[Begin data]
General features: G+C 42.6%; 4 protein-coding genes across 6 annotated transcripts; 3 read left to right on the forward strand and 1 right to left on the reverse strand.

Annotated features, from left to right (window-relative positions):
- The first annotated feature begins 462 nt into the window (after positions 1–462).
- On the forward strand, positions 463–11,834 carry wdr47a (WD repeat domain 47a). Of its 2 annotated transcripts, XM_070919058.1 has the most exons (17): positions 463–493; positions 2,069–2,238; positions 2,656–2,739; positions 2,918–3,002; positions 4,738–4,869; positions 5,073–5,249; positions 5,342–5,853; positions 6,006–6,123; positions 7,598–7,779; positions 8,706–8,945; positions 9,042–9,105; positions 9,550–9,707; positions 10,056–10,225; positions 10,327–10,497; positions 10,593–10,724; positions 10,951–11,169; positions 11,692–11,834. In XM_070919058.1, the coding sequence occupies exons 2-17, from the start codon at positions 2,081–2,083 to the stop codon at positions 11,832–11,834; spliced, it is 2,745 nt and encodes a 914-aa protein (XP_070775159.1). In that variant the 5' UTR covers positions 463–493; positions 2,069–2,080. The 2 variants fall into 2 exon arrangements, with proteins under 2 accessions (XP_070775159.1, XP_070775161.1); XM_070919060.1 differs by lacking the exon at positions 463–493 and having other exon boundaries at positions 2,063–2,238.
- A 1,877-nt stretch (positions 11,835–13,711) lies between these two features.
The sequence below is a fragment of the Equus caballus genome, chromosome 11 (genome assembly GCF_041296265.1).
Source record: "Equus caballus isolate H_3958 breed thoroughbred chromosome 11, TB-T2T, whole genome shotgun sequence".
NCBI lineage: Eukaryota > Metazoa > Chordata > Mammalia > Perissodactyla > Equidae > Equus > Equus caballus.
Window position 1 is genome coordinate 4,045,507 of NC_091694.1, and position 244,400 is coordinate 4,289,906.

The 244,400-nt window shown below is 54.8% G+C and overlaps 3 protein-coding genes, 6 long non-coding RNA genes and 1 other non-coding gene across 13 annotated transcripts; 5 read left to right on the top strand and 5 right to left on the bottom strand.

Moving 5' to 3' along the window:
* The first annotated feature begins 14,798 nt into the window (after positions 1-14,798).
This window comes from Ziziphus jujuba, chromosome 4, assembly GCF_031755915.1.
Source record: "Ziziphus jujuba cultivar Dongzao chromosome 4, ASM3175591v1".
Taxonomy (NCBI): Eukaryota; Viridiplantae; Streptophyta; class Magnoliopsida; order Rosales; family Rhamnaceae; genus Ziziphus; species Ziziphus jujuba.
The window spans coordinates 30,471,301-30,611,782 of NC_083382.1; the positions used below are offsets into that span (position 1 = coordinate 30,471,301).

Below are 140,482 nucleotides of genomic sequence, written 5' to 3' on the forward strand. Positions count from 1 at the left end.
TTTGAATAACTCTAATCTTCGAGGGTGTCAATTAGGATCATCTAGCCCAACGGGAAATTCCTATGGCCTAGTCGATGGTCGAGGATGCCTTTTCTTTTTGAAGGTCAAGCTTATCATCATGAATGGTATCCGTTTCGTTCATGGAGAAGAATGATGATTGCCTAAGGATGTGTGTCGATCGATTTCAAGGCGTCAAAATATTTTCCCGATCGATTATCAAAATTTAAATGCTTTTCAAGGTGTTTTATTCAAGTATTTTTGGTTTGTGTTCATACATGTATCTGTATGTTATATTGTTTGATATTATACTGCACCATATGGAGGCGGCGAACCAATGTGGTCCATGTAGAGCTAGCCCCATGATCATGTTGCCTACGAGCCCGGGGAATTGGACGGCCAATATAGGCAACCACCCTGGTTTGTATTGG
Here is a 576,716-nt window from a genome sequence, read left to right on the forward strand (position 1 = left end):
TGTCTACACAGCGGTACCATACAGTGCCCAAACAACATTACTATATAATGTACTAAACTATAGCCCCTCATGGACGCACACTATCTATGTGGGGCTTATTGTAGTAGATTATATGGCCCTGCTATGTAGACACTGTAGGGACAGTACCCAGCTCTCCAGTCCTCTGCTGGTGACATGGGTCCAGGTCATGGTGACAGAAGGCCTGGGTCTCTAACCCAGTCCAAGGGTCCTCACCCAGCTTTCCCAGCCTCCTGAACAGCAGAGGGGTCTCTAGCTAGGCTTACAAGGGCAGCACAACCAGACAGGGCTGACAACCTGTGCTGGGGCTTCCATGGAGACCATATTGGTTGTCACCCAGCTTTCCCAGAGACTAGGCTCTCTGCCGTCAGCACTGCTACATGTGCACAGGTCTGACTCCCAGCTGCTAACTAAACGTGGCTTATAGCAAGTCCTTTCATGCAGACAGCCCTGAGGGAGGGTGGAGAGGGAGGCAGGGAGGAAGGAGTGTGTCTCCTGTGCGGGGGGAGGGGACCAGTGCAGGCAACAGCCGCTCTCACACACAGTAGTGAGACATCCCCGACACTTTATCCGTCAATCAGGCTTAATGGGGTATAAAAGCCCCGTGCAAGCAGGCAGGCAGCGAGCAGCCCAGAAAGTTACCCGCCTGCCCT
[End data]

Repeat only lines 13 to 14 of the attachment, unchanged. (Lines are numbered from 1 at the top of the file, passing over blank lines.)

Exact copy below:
This window comes from Ziziphus jujuba, chromosome 4, assembly GCF_031755915.1.
Source record: "Ziziphus jujuba cultivar Dongzao chromosome 4, ASM3175591v1".